Progress toward Pollution Prevention and Waste Minimization in the North American Gold Mining Industry
Gavin Hilson, Barbara Murck 2001 Journal of Cleaner Production v9 p405-415

This paper addresses the two most environmentally problematic areas in the gold mine industry, which are the use of cyanide and acid mine drainage. The authors outline the environmental options available, the progress made towards pollution prevention, and areas in need of further improvement. The paper points out that most of the gold mines operated by the larger mining companies have implemented the state-of-the-art measures that help to prevent environmental problems; but that the small- and medium- sized companies are only doing what is necessary to comply with environmental regulations. It is concluded that the North American gold mining industry should form research partnerships with governments and academic institutions in order to explore new environmental aspects of the industry, in particular, biological oxidation.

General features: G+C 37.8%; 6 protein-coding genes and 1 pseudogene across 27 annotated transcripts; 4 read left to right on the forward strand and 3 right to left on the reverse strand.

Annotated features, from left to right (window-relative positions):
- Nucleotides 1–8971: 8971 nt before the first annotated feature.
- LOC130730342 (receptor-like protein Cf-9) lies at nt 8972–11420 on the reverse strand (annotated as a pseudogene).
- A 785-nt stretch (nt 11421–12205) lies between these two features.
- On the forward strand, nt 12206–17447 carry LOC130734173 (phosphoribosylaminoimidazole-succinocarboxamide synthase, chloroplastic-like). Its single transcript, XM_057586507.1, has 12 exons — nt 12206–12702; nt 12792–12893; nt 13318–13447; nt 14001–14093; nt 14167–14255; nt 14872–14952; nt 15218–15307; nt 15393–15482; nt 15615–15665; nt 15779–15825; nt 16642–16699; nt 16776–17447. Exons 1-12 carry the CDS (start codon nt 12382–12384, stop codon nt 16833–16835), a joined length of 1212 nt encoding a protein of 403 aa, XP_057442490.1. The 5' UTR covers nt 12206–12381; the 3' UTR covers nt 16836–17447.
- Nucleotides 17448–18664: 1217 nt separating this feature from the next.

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Subject: Environmental Science:Mineral Resources:Mining, Environmental Science:Policy:Environmental Economics, Geoscience:Hydrology:Surface Water:Water Quality/Chemistry , Environmental Science:Waste:Waste Solid :Industrial Waste, Environmental Science:Waste:Toxic and Hazardous Wastes:Metals, Environmental Science:Water Quality and Quantity:Point Source Pollution
Resource Type: Scientific Resources:Research Results, Policy Resources:Opinion, Journal Article
Environmental Policy: Environmental Economics
Topics: Hydrosphere/Cryosphere:Surface Water:Water Quality/Chemistry